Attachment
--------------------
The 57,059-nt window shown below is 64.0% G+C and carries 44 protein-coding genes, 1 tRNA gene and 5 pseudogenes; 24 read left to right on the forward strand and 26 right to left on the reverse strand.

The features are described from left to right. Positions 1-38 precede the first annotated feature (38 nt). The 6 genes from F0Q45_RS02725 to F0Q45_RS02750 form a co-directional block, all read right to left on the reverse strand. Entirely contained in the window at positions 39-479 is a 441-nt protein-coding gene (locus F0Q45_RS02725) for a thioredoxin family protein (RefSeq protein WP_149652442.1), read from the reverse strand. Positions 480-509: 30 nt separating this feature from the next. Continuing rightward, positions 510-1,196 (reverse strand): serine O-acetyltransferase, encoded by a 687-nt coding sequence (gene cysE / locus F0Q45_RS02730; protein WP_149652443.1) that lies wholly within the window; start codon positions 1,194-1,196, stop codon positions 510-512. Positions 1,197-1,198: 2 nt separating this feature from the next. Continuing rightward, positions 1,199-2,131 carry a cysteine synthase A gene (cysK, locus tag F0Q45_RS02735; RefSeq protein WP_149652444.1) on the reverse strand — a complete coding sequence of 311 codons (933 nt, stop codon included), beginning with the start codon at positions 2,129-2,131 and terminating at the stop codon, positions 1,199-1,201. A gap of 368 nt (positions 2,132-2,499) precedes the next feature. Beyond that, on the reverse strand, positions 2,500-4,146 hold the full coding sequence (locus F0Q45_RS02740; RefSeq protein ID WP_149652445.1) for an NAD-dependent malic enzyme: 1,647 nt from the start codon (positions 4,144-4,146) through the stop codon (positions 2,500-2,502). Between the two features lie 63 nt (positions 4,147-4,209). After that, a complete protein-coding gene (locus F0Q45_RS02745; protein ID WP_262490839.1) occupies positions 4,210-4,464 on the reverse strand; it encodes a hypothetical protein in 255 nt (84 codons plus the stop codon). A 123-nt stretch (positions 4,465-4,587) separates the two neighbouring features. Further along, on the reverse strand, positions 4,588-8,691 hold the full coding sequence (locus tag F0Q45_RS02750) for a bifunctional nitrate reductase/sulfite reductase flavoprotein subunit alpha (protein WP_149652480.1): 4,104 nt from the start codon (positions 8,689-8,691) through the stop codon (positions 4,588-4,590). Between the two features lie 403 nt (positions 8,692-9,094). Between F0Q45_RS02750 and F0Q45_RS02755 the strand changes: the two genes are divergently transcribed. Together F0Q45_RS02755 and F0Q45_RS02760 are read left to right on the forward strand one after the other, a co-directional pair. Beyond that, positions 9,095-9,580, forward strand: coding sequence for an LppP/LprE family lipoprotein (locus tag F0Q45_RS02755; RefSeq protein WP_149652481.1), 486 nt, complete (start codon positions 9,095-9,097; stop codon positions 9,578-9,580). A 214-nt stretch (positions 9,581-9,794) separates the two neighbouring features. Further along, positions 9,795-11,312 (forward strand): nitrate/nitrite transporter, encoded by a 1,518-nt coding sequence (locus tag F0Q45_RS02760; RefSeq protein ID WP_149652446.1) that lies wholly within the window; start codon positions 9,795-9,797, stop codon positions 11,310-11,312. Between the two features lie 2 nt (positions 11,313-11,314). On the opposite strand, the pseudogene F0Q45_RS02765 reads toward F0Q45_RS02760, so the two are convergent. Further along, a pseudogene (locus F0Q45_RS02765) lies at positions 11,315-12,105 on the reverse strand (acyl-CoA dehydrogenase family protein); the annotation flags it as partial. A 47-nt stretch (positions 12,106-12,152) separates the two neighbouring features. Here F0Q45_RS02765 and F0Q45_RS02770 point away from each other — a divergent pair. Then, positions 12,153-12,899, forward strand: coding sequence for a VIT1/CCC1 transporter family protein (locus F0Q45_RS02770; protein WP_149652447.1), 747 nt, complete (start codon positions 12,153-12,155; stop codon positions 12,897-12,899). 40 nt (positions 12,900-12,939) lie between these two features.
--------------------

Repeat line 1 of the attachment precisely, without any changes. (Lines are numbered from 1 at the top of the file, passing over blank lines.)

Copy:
The 57,059-nt window shown below is 64.0% G+C and carries 44 protein-coding genes, 1 tRNA gene and 5 pseudogenes; 24 read left to right on the forward strand and 26 right to left on the reverse strand.